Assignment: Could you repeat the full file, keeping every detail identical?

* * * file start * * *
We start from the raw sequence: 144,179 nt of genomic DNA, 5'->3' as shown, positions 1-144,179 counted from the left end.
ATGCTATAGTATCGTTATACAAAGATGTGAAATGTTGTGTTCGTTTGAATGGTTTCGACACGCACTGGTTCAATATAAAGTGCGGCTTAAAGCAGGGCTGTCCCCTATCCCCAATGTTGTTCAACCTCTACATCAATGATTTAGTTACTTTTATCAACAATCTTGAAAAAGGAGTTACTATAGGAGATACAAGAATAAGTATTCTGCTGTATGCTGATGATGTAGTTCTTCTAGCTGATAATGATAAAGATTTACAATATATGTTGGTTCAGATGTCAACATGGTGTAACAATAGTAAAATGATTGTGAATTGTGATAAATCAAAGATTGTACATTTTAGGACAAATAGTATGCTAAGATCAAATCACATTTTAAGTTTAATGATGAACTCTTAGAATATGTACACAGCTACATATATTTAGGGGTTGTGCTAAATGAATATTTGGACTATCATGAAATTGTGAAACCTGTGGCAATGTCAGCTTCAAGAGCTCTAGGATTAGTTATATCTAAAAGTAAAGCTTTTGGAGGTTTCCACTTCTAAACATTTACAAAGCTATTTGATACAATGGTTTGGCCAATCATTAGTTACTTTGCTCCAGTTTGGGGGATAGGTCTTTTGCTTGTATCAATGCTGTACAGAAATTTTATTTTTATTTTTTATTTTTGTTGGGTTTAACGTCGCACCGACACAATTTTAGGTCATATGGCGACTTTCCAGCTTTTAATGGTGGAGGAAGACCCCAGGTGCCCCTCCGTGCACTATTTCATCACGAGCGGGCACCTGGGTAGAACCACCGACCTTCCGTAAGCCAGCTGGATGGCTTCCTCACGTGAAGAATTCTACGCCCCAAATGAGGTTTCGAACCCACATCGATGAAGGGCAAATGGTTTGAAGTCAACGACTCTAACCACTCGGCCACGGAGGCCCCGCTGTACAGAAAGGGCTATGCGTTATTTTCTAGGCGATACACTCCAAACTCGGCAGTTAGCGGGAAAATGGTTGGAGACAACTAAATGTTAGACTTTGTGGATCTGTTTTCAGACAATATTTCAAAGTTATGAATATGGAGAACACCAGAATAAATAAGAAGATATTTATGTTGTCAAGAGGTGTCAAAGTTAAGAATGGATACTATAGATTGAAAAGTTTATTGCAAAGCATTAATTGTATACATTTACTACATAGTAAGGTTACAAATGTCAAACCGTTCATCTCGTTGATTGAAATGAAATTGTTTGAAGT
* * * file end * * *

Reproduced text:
We start from the raw sequence: 144,179 nt of genomic DNA, 5'->3' as shown, positions 1-144,179 counted from the left end.
ATGCTATAGTATCGTTATACAAAGATGTGAAATGTTGTGTTCGTTTGAATGGTTTCGACACGCACTGGTTCAATATAAAGTGCGGCTTAAAGCAGGGCTGTCCCCTATCCCCAATGTTGTTCAACCTCTACATCAATGATTTAGTTACTTTTATCAACAATCTTGAAAAAGGAGTTACTATAGGAGATACAAGAATAAGTATTCTGCTGTATGCTGATGATGTAGTTCTTCTAGCTGATAATGATAAAGATTTACAATATATGTTGGTTCAGATGTCAACATGGTGTAACAATAGTAAAATGATTGTGAATTGTGATAAATCAAAGATTGTACATTTTAGGACAAATAGTATGCTAAGATCAAATCACATTTTAAGTTTAATGATGAACTCTTAGAATATGTACACAGCTACATATATTTAGGGGTTGTGCTAAATGAATATTTGGACTATCATGAAATTGTGAAACCTGTGGCAATGTCAGCTTCAAGAGCTCTAGGATTAGTTATATCTAAAAGTAAAGCTTTTGGAGGTTTCCACTTCTAAACATTTACAAAGCTATTTGATACAATGGTTTGGCCAATCATTAGTTACTTTGCTCCAGTTTGGGGGATAGGTCTTTTGCTTGTATCAATGCTGTACAGAAATTTTATTTTTATTTTTTATTTTTGTTGGGTTTAACGTCGCACCGACACAATTTTAGGTCATATGGCGACTTTCCAGCTTTTAATGGTGGAGGAAGACCCCAGGTGCCCCTCCGTGCACTATTTCATCACGAGCGGGCACCTGGGTAGAACCACCGACCTTCCGTAAGCCAGCTGGATGGCTTCCTCACGTGAAGAATTCTACGCCCCAAATGAGGTTTCGAACCCACATCGATGAAGGGCAAATGGTTTGAAGTCAACGACTCTAACCACTCGGCCACGGAGGCCCCGCTGTACAGAAAGGGCTATGCGTTATTTTCTAGGCGATACACTCCAAACTCGGCAGTTAGCGGGAAAATGGTTGGAGACAACTAAATGTTAGACTTTGTGGATCTGTTTTCAGACAATATTTCAAAGTTATGAATATGGAGAACACCAGAATAAATAAGAAGATATTTATGTTGTCAAGAGGTGTCAAAGTTAAGAATGGATACTATAGATTGAAAAGTTTATTGCAAAGCATTAATTGTATACATTTACTACATAGTAAGGTTACAAATGTCAAACCGTTCATCTCGTTGATTGAAATGAAATTGTTTGAAGT